Find your polling place and preview your ballot
Former Gov. Jesse Ventura today quickly dismissed news reports that he's going to run for the U.S. Senate, saying that he won't decide until next week.
A story broadcast this morning on National Public Radio (NPR) quotes Ventura as saying last weekend that he was going to run because he's angered by Republican Sen. Norm Coleman's support for the Iraq War.
"That's the reason I run, not to sell books. I run because it angers me," Ventura says.
But Ventura told the Associated Press today that he was only speaking hypothetically and that no one knows whether he will run, not even his wife.
"I gave [NPR] the reasons why I would run," Ventura said. "But I said ultimately, it will come down to whether I want to change my lifestyle and go to that lifestyle or not."
He reiterated that he won't make his decision until Tuesday, the deadline for filing for office.
After the NPR story was broadcast, ABC News headlined its blog: "Jesse Ventura To Run for Senate."
In the NPR story, University of Minnesota professor Larry Jacobs says that he thinks Ventura could win a three-way Senate race based on recent polls showing that the former governor already has the support of a quarter of poll respondents.
That's higher than the support he had at this point in 1998, when he went on to win election as governor.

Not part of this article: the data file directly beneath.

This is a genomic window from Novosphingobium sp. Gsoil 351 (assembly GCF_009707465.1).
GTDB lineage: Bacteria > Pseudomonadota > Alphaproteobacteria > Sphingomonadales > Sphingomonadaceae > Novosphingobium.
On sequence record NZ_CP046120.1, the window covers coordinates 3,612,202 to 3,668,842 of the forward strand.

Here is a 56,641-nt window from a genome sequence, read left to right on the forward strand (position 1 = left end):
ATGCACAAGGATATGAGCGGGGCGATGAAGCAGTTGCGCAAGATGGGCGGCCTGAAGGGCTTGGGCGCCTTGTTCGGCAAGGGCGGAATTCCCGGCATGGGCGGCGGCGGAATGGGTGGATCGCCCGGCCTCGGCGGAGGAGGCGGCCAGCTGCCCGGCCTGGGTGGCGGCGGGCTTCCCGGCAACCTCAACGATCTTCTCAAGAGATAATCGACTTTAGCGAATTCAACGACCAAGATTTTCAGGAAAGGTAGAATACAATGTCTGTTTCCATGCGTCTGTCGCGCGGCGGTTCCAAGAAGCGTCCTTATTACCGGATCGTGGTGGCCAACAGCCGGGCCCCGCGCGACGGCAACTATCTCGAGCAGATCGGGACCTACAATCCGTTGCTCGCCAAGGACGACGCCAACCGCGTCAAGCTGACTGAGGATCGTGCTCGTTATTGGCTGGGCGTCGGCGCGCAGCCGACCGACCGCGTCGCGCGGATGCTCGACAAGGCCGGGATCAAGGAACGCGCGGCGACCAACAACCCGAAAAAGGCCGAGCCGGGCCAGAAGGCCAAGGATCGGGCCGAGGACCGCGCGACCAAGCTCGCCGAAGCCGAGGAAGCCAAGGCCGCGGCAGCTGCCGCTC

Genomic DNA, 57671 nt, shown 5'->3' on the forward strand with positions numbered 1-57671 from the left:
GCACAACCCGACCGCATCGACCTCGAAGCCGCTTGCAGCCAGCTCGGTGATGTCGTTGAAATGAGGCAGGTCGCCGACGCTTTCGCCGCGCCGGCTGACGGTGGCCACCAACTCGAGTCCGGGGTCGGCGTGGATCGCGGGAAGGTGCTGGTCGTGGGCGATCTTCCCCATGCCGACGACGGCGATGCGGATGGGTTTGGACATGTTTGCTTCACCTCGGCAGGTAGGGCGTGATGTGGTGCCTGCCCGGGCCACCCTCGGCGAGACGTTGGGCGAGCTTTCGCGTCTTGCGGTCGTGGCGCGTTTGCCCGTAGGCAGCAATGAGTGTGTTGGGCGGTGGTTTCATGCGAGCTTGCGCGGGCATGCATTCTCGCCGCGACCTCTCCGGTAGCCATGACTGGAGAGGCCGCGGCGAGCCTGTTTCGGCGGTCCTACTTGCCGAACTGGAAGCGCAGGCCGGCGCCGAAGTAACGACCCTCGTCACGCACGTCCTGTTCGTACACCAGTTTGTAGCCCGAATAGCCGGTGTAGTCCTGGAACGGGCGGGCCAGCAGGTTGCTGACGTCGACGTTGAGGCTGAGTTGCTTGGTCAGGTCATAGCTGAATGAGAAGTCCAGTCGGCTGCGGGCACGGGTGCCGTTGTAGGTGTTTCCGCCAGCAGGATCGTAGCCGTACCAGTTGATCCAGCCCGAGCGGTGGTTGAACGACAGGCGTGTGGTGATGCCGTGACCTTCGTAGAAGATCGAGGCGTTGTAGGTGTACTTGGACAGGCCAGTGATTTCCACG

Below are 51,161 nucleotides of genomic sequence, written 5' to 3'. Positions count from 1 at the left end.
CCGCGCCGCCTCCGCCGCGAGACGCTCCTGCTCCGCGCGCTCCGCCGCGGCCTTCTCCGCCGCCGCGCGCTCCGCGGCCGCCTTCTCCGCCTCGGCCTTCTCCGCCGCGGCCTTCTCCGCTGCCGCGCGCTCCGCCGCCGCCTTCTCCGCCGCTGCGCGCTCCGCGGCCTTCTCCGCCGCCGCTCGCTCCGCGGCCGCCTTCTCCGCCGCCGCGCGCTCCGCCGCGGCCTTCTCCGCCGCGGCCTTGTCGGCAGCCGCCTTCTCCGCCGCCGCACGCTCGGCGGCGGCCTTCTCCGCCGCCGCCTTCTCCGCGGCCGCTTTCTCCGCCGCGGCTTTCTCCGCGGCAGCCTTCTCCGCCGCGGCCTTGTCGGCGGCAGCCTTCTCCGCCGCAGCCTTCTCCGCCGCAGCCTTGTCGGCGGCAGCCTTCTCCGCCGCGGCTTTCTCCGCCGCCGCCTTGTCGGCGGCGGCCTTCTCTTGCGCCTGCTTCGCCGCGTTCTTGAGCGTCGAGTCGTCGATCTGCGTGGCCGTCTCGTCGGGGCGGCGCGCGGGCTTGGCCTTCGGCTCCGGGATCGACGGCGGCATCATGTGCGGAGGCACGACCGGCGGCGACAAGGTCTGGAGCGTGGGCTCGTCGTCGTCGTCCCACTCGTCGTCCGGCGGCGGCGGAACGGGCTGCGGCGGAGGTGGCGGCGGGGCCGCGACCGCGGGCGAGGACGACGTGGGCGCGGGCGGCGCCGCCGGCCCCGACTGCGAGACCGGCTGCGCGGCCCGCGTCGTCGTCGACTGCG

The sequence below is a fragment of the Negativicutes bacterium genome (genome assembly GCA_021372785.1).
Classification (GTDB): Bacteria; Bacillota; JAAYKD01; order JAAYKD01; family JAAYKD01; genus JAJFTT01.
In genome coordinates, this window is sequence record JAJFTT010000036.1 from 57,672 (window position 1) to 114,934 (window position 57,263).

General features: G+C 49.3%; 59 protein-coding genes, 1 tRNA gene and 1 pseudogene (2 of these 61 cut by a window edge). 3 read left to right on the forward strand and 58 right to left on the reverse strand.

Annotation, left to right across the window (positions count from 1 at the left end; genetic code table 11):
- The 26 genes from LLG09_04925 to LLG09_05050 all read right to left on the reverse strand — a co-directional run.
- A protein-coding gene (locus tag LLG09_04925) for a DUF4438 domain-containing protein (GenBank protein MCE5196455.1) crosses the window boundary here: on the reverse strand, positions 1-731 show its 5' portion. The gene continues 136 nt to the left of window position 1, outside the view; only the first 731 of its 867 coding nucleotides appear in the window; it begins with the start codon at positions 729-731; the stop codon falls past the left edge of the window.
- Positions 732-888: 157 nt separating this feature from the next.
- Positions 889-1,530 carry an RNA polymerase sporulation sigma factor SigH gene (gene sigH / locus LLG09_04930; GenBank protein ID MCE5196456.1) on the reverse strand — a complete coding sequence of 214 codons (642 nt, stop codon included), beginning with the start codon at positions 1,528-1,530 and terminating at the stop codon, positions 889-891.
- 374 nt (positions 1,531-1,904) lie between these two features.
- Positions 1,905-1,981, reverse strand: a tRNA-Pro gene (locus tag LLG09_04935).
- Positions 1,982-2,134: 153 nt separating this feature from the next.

State Republican Chairman Ron Carey says in the NPR piece that he thinks a repeat of 1998 is unlikely this year, because Minnesotans are still recovering from "a hangover" left from Ventura's term as governor.
In response, Ventura tells NPR reporter David Welna: "Getting over a hangover? The only hangover they had was the fact that I beat their boy, Norm Coleman, and they suffered a four year hangover from that."
Welna reported that although Ventura has refused to speak to reporters about his plans for months, the former governor agreed to speak to him Sunday in a suburban St. Paul parking lot.
Ventura concludes: "And all you Minnesotans, take a good hard look at all three of us, and you decide -- if you were in a dark alley, which one of the three of us would you want with you?"
He was referring to Coleman and DFL candidate Al Franken, each of whom also were profiled in the report about what Welna called "likely to be the most expensive and most watched Senate race in the nation."
The Associated Press contributed to this report.
Kevin Duchschere • 612-673-4455